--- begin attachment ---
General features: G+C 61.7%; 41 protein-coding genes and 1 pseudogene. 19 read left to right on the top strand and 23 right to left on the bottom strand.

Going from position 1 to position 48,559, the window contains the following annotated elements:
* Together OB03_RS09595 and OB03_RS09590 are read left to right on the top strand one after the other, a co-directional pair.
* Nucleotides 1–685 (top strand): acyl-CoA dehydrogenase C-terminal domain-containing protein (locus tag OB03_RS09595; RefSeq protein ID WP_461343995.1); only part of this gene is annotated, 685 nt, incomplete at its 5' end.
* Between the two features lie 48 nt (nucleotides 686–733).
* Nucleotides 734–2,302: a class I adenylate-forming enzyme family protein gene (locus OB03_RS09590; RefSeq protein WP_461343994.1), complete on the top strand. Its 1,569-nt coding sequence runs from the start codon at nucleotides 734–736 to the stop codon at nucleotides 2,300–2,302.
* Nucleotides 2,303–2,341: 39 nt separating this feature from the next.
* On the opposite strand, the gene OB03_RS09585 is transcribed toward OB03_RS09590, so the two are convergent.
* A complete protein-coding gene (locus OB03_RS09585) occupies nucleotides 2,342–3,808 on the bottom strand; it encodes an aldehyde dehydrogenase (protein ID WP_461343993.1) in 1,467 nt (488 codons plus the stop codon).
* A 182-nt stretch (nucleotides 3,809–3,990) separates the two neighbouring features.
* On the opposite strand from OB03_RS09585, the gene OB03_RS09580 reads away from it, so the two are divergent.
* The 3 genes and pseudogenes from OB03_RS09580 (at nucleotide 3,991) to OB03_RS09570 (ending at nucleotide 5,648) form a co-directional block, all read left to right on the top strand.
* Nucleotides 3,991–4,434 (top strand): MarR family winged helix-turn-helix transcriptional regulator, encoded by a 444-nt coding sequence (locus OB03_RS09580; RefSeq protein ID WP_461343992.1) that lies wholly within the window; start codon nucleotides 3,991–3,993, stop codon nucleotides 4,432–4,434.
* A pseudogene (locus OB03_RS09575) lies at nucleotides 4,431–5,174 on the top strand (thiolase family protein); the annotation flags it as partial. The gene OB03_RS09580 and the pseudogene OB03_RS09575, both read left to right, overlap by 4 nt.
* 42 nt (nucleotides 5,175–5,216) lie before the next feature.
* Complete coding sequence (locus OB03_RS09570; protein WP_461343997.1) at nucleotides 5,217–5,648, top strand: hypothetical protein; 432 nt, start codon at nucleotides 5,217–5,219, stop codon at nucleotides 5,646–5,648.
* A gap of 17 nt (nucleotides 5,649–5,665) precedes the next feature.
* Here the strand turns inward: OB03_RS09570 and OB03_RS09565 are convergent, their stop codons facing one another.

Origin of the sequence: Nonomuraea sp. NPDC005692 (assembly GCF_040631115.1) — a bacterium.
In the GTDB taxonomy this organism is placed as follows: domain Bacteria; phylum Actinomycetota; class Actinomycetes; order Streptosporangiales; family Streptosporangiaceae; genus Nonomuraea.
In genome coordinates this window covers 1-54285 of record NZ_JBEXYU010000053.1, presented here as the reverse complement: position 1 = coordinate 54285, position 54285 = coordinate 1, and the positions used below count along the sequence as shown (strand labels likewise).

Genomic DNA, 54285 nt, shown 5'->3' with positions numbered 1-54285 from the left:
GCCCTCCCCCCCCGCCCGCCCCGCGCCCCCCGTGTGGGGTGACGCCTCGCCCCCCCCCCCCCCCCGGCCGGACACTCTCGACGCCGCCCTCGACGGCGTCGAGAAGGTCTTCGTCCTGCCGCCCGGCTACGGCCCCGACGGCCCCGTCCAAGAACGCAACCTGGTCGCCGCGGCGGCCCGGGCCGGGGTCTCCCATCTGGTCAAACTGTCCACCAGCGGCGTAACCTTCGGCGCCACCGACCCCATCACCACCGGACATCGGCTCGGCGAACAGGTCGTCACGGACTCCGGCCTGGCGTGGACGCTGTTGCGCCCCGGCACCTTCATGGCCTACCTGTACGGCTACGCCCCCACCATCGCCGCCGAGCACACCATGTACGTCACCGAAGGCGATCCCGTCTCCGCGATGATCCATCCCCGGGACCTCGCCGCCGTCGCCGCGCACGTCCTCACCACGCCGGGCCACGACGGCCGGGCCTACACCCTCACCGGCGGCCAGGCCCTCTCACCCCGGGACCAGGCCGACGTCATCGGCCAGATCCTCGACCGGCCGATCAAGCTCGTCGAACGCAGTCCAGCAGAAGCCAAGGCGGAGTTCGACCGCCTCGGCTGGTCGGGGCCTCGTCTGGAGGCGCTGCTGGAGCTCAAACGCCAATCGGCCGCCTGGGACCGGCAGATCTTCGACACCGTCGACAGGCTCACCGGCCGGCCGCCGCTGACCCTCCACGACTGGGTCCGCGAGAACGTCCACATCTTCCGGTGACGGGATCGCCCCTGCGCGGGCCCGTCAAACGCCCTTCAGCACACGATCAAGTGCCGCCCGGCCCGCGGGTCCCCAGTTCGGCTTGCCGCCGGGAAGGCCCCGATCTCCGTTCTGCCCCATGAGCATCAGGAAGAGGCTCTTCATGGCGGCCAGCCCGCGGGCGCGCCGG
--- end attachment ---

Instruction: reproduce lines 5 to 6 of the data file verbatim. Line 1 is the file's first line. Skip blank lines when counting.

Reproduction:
* Between the two features lie 48 nt (nucleotides 686–733).
* Nucleotides 734–2,302: a class I adenylate-forming enzyme family protein gene (locus OB03_RS09590; RefSeq protein WP_461343994.1), complete on the top strand. Its 1,569-nt coding sequence runs from the start codon at nucleotides 734–736 to the stop codon at nucleotides 2,300–2,302.